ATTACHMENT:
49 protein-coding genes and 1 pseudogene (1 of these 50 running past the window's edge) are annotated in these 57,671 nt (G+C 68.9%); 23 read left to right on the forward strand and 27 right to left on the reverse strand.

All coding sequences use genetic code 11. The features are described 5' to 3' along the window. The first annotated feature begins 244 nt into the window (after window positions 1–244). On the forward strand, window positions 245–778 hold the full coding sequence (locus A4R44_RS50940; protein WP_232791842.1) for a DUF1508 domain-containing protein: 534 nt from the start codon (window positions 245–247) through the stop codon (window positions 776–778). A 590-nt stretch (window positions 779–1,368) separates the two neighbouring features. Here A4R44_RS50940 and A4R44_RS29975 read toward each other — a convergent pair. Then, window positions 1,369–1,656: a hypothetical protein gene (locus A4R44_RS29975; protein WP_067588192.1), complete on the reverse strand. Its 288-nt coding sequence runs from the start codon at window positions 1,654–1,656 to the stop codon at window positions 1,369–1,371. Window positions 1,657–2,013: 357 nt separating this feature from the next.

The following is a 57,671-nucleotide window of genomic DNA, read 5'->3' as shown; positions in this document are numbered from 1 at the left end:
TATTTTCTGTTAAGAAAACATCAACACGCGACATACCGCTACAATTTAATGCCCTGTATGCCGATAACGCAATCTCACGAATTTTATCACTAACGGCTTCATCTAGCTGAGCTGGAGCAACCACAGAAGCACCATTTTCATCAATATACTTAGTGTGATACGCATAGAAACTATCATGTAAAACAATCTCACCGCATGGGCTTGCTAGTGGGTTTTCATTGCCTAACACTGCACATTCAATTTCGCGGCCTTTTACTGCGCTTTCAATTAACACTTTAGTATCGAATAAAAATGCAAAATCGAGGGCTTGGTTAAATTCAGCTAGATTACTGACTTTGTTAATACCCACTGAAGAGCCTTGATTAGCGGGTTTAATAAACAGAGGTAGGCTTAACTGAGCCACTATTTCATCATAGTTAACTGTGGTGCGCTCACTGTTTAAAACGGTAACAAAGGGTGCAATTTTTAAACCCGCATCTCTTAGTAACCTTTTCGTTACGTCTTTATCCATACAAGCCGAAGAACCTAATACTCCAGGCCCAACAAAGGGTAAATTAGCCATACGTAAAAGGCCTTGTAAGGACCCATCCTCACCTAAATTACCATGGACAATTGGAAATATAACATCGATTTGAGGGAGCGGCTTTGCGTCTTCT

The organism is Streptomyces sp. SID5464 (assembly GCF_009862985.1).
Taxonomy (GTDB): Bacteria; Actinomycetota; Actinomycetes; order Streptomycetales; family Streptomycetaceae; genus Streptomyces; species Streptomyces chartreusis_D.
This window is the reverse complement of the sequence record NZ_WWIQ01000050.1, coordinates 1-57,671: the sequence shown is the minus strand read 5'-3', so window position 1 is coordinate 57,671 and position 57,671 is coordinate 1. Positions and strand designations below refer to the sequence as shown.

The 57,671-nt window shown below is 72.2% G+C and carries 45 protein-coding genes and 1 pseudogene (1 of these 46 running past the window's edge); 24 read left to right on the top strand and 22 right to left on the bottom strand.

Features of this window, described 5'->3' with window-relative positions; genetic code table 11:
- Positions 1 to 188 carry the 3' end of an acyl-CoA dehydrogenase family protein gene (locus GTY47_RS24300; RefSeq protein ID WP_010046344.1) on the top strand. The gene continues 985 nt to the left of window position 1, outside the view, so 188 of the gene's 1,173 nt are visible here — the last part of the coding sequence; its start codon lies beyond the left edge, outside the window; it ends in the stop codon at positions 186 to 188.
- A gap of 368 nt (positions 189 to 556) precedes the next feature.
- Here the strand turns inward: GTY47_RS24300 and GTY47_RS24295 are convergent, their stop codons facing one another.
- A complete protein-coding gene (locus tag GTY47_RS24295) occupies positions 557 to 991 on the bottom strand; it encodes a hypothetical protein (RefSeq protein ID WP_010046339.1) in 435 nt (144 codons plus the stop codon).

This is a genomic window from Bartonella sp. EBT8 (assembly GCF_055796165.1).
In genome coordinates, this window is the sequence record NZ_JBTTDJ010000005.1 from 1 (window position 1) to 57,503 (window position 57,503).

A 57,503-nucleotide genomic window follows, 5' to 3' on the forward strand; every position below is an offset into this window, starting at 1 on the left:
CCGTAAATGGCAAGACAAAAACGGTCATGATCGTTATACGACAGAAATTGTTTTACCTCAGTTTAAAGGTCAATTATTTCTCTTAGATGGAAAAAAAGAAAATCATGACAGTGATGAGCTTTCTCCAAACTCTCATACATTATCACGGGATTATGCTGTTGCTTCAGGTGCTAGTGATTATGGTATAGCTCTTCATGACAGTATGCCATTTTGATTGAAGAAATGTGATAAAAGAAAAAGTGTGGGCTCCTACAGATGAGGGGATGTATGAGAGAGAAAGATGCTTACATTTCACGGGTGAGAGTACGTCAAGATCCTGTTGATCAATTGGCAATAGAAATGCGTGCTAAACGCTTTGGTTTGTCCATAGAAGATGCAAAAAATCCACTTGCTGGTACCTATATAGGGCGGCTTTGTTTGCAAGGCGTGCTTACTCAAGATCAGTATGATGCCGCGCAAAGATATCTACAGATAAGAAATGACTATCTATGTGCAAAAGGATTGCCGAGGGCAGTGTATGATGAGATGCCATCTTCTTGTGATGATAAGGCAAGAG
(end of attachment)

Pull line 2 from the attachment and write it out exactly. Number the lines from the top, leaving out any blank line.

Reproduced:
All coding sequences use genetic code 11. The features are described 5' to 3' along the window. The first annotated feature begins 244 nt into the window (after window positions 1–244). On the forward strand, window positions 245–778 hold the full coding sequence (locus A4R44_RS50940; protein WP_232791842.1) for a DUF1508 domain-containing protein: 534 nt from the start codon (window positions 245–247) through the stop codon (window positions 776–778). A 590-nt stretch (window positions 779–1,368) separates the two neighbouring features. Here A4R44_RS50940 and A4R44_RS29975 read toward each other — a convergent pair. Then, window positions 1,369–1,656: a hypothetical protein gene (locus A4R44_RS29975; protein WP_067588192.1), complete on the reverse strand. Its 288-nt coding sequence runs from the start codon at window positions 1,654–1,656 to the stop codon at window positions 1,369–1,371. Window positions 1,657–2,013: 357 nt separating this feature from the next.